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Need a game plan...

Old 08-04-20, 08:25 PM
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SeattleRider57
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Need a game plan...

After years of working to decrease mass, being a former 300lb+ football player, I've been hovering around the 200lb mark now for maybe 10 years and need some advice to get a bit lower. I definitely understand you can't outwork a crappy diet so I turn to the bike forums as you've been really helpful as I get educated on the bike mechanic stuff. I want to get down to the 180-185lb range, ideally maintaining the same muscle levels. When I had success back in my mid-20's, i was religious in following The Zone diet and have considered revisiting this, but I was lifting all the time then, whereas now I'm much more cardio focused. I understand in the end I need to run a calorie deficit, but I'm struggling to find a 'plan' that would be conducive to doing 10hrs+ cycling per week, mix in a couple of strength sessions too. Anyone have some ideas on where to start? I tend to do better with something that is a bit more regimented vs open-ended just so I don't have to think about it as much, like - 10am - eat X, 2pm - eat Z...Thanks all!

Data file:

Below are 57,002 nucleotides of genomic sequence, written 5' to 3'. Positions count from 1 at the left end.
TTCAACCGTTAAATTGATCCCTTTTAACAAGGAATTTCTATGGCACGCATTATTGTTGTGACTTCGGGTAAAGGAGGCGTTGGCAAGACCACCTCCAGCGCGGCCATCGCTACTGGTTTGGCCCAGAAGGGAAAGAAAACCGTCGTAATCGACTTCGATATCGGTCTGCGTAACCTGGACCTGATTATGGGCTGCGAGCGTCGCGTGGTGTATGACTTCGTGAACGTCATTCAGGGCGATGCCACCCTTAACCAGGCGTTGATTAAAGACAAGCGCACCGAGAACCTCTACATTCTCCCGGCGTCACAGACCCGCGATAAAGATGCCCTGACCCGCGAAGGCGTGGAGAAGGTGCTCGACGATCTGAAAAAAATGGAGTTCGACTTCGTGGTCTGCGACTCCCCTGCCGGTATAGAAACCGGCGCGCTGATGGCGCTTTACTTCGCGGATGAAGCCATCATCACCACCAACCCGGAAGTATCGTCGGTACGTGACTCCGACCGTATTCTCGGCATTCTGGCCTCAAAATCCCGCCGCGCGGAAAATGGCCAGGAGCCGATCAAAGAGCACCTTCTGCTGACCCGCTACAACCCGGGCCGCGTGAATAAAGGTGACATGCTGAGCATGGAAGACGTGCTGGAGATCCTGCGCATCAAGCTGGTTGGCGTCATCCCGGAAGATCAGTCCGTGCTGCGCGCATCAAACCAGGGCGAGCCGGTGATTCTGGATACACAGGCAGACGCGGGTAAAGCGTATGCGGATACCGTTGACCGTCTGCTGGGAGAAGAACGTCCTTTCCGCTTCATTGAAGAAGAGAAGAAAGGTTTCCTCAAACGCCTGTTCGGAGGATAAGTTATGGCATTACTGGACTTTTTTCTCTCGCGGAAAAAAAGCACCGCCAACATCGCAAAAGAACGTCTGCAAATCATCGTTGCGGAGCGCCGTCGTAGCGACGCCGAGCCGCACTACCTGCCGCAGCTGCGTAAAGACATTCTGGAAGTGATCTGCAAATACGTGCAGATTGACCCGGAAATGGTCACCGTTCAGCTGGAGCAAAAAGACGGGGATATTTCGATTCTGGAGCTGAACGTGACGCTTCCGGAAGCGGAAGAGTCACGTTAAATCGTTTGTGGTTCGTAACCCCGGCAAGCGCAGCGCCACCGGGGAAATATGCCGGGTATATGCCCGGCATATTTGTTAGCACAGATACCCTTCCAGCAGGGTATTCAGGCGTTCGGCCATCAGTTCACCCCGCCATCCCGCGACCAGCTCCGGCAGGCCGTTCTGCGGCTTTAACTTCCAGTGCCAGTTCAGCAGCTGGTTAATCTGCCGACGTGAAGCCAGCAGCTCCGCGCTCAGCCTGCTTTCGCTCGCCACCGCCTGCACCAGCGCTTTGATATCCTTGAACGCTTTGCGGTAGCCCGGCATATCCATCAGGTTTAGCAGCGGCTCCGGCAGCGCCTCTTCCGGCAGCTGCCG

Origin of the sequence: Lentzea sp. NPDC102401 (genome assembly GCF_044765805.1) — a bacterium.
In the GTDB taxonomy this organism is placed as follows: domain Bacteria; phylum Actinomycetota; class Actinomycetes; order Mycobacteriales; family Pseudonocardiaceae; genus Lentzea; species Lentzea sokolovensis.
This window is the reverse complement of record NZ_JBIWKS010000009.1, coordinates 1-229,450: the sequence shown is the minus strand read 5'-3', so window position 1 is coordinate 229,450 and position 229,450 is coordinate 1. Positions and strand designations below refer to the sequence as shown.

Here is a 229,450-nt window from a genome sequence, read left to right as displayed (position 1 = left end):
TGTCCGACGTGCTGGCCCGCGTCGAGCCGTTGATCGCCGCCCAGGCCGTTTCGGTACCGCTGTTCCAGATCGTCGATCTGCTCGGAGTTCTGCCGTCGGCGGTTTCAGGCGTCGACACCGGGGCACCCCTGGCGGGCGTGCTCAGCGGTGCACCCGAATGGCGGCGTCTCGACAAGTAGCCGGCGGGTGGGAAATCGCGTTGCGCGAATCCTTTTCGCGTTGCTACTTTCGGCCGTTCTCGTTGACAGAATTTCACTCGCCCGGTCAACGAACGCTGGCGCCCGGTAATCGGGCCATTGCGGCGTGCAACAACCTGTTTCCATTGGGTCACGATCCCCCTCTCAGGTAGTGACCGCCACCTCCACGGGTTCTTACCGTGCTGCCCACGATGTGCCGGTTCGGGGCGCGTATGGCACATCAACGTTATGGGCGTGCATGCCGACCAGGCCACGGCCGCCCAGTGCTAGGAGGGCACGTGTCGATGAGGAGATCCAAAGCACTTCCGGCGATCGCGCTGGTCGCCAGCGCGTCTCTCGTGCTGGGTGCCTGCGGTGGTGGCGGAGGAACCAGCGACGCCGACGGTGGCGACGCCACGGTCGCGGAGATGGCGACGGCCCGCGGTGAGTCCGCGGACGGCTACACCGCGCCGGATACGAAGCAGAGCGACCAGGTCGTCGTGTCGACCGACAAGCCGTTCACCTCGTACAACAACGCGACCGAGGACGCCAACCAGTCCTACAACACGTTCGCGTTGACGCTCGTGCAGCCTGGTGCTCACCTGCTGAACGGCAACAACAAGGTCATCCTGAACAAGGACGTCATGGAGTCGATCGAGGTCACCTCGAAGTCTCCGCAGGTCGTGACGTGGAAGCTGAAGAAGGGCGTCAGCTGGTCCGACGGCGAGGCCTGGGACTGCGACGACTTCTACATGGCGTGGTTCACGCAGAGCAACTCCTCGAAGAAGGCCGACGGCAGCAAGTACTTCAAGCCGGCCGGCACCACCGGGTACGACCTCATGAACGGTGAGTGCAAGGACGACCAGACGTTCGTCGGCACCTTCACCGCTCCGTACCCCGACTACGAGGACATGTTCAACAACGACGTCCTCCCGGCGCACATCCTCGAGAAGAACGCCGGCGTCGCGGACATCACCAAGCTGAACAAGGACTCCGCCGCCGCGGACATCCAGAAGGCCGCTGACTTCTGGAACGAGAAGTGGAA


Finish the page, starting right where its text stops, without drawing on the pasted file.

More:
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Old 08-05-20, 06:36 AM
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headwind15
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My diet plan was going nowhere until I changed out a few things. I dropped processed food pretty much, sticking with more of a banana, apple and orange diet during the day.
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Old 08-05-20, 07:23 AM
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Try doing 100 kettlebell swings everyday for the next few weeks and see if that will help.
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Old 08-05-20, 10:00 AM
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For me long rides seem to do the most good. I don't seem to eat back the Calories I just road off.

A little over 10 years ago, I was 200 lb, which for me was bigger than I ever was. Switching to a vegetarian diet with fish and eggs let me get down to sub 160 weight. That is also when I think my cycling performance and feeling of health was the best.

I've not been true to that diet for some time now, and I hover between 165 and 180. 169 currently and I'm 5' 11". Still the weeks I have longer rides in them seem to do the most for me.
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Old 08-05-20, 10:07 AM
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SeattleRider57
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Yeah, that's the other thing I've slacked on lately - doing the long rides. At the beginning of the pandemic, I was doing random challenges on Zwift, and those 4-5hr rides really help. Lately I've been doing more Zwift racing and shorter outdoor rides, I like the idea of being more vegetarian too Good advice!
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Old 08-05-20, 10:17 AM
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Iride01